Monday, November 3, 2008

Eight Hundred and Thirteen Mile Car Trip

Most improvisers (and impro audiences) are used to short-form games; these are games that go for, say, four minutes or less. It's more unusual to see or perform long-form impro, where a story is improvised over a longer period of time, say 30-40 minutes. How does a long-form affect the musician?

For starters, a whole lot of what you need for a short-form show goes out the window. Structured musical games like Opera or Musical don't make an appearance (unless the long-form is itself an Opera or a Musical). The MC support music that book-ends short-form scenes doesn't come in to it either. So you're left with probably the most pure kind of impro music for theatre: providing emotional support to scenes when required.

I think one of the key skills for long-form is to not play a lot. Short-form games tend to be melodramatic - you've only got four minutes to get that scene out of your head and on to the stage, and the characters and emotions often tend to be over the top. It's easy to provide music for that. In a long-form scene, the change in character and emotion is more gradual, They may still hit extremes, but it takes longer to get there. Emotional support during the extreme bits is great. For the less melodramatic moments, I find it's easy to get in the way with music and lend an otherwise unwanted emotion to the moment.

I did some long-form last weekend, working with Brisbane's Impro Mafia troupe on their show Touched by a Hammer. The show was a parody of 80's tv shows featuring a dimwitted Thor as the somewhat reluctant, unnecessarily violent, do-gooder protagonist. It was pretty successful; the long-form performance was smooth and simple, with engaging characters and a suitably cheesy story, inspired by offers from the audience of course.

I think one of the key factors that made the performance successful was the preparation the cast did before the show. Like many impro games, the performance had some structure, but was still flexible enough to go wherever the audience sent it with their offers. (That makes it sound like a "performance" is a living entity, one that thinks by itself and goes places! Yep, that's accurate.)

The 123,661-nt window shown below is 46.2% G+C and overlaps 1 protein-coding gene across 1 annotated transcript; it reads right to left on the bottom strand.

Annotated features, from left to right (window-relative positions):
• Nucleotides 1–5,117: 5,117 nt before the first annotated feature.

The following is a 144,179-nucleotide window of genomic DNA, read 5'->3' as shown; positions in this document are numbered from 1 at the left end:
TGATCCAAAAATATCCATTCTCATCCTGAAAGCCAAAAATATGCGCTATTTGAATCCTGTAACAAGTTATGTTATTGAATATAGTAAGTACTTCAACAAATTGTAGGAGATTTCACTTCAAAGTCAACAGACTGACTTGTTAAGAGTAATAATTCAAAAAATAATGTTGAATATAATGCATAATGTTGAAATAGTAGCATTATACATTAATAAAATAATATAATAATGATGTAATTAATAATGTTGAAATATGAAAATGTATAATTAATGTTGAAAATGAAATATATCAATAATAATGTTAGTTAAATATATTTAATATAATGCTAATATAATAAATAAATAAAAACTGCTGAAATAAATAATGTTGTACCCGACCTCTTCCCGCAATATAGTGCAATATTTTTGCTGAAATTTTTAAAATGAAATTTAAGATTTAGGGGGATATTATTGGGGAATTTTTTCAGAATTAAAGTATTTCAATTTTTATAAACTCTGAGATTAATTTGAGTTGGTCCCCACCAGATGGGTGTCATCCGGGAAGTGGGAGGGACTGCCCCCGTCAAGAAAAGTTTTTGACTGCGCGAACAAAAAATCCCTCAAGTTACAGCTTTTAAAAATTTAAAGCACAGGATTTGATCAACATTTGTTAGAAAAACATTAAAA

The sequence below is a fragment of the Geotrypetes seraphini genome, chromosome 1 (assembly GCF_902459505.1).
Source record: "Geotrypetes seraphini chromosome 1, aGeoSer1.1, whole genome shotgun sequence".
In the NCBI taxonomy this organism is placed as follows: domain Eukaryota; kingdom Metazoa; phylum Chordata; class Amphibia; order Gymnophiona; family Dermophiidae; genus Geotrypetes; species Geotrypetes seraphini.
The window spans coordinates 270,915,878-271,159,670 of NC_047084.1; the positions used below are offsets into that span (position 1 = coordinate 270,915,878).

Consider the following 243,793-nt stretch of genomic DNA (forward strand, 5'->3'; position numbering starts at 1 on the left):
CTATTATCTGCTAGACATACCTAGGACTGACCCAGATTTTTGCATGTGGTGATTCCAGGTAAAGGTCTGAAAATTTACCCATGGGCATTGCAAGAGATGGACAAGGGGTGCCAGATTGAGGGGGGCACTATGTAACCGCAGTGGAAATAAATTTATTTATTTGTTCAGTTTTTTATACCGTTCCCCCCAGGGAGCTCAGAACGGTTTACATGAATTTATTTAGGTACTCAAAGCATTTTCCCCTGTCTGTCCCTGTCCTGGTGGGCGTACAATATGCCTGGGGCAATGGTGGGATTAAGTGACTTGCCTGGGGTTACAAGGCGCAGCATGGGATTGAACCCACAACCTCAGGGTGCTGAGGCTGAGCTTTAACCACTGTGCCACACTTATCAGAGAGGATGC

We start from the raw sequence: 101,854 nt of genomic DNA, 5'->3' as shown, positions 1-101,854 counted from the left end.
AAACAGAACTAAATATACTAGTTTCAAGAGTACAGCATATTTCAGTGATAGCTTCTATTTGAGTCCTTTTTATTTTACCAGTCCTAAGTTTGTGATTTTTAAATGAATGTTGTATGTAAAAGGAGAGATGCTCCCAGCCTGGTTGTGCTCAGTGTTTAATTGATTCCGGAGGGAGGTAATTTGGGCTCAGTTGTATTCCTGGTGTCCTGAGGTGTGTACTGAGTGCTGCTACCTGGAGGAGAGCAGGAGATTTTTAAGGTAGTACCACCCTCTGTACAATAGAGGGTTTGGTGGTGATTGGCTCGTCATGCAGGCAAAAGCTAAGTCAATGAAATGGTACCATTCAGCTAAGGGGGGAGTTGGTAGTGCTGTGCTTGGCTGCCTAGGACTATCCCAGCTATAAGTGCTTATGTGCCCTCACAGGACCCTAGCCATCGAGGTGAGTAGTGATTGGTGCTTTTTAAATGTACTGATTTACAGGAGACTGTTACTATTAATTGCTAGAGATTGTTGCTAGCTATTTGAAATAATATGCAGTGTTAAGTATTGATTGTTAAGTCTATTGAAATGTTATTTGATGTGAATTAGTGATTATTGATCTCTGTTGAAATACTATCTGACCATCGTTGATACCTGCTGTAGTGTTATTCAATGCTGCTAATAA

I found performing the music really difficult! In a short form scene, you cook up some music, and you don't really have time for it to get boring or repetitive before the scene is done. In a long-form performance, you want to aim for some consistency in the music, but avoid letting it get boring. It becomes even more important to set, then later recall, themes for particular characters. How did I do on the night? OK I think; well enough that I don't feel like I let anyone down, but poorly enough that I have work to do to get better at it!

It occurred to me later that it's the first straight long-form I've ever done. I've done a bunch of long-form musicals and operas, where music is obviously a big focus. Working with the Out on a Limb guys in the early 90's, I think we did Brisbane's first impro long-form with the science fiction serial Limb Trek, which ran continuously for at least two years. Limb Trek relied on sound effects and cheesy stings more than real emotional scene-setting music. Working with the Impro Mafia guys on a straight long-form (no sfx, no singing, straight scenes) was much more challenging. I have lots to learn.

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